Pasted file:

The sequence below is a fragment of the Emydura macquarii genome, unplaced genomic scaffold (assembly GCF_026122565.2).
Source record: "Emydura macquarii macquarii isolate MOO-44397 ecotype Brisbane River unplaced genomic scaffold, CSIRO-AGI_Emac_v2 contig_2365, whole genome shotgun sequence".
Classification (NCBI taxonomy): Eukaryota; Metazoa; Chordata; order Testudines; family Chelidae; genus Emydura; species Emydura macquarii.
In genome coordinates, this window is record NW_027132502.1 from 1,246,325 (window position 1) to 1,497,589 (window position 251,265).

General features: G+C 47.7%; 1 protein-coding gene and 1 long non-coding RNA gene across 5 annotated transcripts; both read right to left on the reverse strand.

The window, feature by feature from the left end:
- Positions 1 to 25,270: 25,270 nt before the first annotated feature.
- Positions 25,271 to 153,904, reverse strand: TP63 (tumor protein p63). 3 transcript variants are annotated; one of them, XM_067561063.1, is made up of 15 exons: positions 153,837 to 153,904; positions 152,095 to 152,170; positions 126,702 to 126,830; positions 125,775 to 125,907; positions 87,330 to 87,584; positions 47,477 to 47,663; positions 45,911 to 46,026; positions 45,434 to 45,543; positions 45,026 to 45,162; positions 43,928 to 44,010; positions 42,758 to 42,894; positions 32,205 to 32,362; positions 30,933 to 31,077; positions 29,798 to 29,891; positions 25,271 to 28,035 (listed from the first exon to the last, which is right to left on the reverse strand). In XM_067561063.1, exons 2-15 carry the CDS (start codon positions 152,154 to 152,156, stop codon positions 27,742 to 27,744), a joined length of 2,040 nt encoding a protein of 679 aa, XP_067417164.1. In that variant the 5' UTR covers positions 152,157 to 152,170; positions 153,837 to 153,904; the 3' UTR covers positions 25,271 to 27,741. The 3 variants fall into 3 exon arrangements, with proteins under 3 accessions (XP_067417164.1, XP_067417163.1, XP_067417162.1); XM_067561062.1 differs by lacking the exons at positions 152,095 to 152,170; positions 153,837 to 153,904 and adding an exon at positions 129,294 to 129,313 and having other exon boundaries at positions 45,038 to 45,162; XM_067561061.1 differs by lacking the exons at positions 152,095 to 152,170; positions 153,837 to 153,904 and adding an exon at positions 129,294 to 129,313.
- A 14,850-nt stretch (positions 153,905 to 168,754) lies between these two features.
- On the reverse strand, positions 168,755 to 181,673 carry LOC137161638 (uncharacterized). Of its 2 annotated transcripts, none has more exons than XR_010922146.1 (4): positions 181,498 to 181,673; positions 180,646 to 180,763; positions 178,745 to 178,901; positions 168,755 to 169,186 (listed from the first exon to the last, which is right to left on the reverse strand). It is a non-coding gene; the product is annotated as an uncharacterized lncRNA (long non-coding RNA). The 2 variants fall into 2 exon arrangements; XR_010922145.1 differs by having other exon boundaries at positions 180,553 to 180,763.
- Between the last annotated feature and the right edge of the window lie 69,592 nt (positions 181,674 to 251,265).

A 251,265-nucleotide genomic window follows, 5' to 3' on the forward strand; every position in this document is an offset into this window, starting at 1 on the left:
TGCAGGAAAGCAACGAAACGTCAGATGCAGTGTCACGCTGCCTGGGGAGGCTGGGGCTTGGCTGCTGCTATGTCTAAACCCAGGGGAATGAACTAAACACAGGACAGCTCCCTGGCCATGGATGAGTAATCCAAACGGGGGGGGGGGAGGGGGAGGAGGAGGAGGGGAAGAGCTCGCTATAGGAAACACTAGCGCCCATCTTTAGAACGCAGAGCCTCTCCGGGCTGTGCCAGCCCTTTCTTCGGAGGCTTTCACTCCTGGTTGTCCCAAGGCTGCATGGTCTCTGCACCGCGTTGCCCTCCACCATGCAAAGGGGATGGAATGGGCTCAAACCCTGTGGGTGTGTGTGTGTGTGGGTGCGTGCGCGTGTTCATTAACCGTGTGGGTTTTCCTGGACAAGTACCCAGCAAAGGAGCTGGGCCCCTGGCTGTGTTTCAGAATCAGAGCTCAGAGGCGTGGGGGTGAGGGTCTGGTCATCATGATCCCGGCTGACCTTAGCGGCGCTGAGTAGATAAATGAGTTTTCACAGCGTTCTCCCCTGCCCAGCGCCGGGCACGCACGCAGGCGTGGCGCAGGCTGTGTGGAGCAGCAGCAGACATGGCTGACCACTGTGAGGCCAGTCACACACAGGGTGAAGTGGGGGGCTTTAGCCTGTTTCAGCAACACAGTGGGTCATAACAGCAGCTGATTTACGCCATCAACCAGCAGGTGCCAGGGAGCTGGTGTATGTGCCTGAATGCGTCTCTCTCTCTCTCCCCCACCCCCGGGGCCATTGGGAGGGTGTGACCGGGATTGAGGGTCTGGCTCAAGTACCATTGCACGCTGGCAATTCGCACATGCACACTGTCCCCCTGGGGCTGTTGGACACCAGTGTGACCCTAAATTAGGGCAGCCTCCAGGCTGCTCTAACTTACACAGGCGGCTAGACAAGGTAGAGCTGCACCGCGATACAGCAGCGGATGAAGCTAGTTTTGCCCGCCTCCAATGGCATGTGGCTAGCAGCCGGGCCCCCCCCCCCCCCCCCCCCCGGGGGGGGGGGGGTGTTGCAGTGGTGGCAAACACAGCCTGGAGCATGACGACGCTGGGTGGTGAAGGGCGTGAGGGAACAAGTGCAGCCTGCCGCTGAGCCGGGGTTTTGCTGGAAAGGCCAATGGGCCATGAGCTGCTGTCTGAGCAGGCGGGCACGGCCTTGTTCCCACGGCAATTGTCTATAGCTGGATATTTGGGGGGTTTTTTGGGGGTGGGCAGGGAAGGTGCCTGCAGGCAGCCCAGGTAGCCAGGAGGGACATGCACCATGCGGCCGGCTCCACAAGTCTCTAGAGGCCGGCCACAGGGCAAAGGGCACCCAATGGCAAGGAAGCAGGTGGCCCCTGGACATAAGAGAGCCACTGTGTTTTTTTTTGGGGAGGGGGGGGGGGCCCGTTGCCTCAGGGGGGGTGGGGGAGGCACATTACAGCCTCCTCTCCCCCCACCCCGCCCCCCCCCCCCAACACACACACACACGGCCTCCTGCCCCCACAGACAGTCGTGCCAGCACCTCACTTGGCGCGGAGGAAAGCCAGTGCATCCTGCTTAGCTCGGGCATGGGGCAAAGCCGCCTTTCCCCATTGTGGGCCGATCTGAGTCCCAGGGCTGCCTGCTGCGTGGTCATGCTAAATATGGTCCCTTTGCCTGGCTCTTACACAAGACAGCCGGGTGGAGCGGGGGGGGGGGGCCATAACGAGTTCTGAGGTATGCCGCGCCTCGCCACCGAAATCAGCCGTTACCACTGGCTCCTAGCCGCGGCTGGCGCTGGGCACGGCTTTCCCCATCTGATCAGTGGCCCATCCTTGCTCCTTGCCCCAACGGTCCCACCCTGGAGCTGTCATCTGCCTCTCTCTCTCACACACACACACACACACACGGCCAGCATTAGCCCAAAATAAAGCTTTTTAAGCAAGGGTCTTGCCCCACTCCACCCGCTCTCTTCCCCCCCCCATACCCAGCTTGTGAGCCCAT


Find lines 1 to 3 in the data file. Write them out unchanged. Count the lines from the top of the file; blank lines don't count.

The sequence below is a fragment of the Emydura macquarii genome, unplaced genomic scaffold (assembly GCF_026122565.2).
Source record: "Emydura macquarii macquarii isolate MOO-44397 ecotype Brisbane River unplaced genomic scaffold, CSIRO-AGI_Emac_v2 contig_2365, whole genome shotgun sequence".
Classification (NCBI taxonomy): Eukaryota; Metazoa; Chordata; order Testudines; family Chelidae; genus Emydura; species Emydura macquarii.